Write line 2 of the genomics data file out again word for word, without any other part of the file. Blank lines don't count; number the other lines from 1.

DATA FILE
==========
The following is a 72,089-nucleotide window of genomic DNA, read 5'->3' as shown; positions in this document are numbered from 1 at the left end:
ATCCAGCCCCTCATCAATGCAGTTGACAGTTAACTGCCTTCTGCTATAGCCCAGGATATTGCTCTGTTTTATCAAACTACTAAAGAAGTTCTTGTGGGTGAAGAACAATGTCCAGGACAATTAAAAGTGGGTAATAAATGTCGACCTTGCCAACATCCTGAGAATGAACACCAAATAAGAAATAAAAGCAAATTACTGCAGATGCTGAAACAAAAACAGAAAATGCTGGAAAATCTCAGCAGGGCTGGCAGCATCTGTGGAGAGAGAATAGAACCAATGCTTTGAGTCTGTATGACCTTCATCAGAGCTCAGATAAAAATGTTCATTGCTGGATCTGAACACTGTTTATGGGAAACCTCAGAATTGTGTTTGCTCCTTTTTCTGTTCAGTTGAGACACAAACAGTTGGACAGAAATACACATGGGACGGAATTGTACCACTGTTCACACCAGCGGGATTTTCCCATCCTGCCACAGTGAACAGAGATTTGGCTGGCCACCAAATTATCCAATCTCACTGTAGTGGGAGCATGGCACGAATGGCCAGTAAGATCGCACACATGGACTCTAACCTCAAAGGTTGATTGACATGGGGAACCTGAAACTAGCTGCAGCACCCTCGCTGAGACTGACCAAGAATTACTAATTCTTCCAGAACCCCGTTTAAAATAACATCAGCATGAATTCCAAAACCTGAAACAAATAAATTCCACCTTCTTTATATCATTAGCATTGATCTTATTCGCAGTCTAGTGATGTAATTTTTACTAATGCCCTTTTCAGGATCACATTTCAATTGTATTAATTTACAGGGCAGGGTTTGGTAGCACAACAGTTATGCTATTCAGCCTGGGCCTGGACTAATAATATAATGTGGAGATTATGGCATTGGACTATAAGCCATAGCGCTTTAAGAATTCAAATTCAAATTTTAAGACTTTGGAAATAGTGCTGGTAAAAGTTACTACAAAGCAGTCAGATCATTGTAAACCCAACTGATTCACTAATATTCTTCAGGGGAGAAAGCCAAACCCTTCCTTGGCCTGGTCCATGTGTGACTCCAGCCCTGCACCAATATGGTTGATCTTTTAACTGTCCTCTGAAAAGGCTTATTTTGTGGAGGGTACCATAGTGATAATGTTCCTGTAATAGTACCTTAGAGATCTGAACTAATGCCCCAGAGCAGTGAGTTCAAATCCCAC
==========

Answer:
ATCCAGCCCCTCATCAATGCAGTTGACAGTTAACTGCCTTCTGCTATAGCCCAGGATATTGCTCTGTTTTATCAAACTACTAAAGAAGTTCTTGTGGGTGAAGAACAATGTCCAGGACAATTAAAAGTGGGTAATAAATGTCGACCTTGCCAACATCCTGAGAATGAACACCAAATAAGAAATAAAAGCAAATTACTGCAGATGCTGAAACAAAAACAGAAAATGCTGGAAAATCTCAGCAGGGCTGGCAGCATCTGTGGAGAGAGAATAGAACCAATGCTTTGAGTCTGTATGACCTTCATCAGAGCTCAGATAAAAATGTTCATTGCTGGATCTGAACACTGTTTATGGGAAACCTCAGAATTGTGTTTGCTCCTTTTTCTGTTCAGTTGAGACACAAACAGTTGGACAGAAATACACATGGGACGGAATTGTACCACTGTTCACACCAGCGGGATTTTCCCATCCTGCCACAGTGAACAGAGATTTGGCTGGCCACCAAATTATCCAATCTCACTGTAGTGGGAGCATGGCACGAATGGCCAGTAAGATCGCACACATGGACTCTAACCTCAAAGGTTGATTGACATGGGGAACCTGAAACTAGCTGCAGCACCCTCGCTGAGACTGACCAAGAATTACTAATTCTTCCAGAACCCCGTTTAAAATAACATCAGCATGAATTCCAAAACCTGAAACAAATAAATTCCACCTTCTTTATATCATTAGCATTGATCTTATTCGCAGTCTAGTGATGTAATTTTTACTAATGCCCTTTTCAGGATCACATTTCAATTGTATTAATTTACAGGGCAGGGTTTGGTAGCACAACAGTTATGCTATTCAGCCTGGGCCTGGACTAATAATATAATGTGGAGATTATGGCATTGGACTATAAGCCATAGCGCTTTAAGAATTCAAATTCAAATTTTAAGACTTTGGAAATAGTGCTGGTAAAAGTTACTACAAAGCAGTCAGATCATTGTAAACCCAACTGATTCACTAATATTCTTCAGGGGAGAAAGCCAAACCCTTCCTTGGCCTGGTCCATGTGTGACTCCAGCCCTGCACCAATATGGTTGATCTTTTAACTGTCCTCTGAAAAGGCTTATTTTGTGGAGGGTACCATAGTGATAATGTTCCTGTAATAGTACCTTAGAGATCTGAACTAATGCCCCAGAGCAGTGAGTTCAAATCCCAC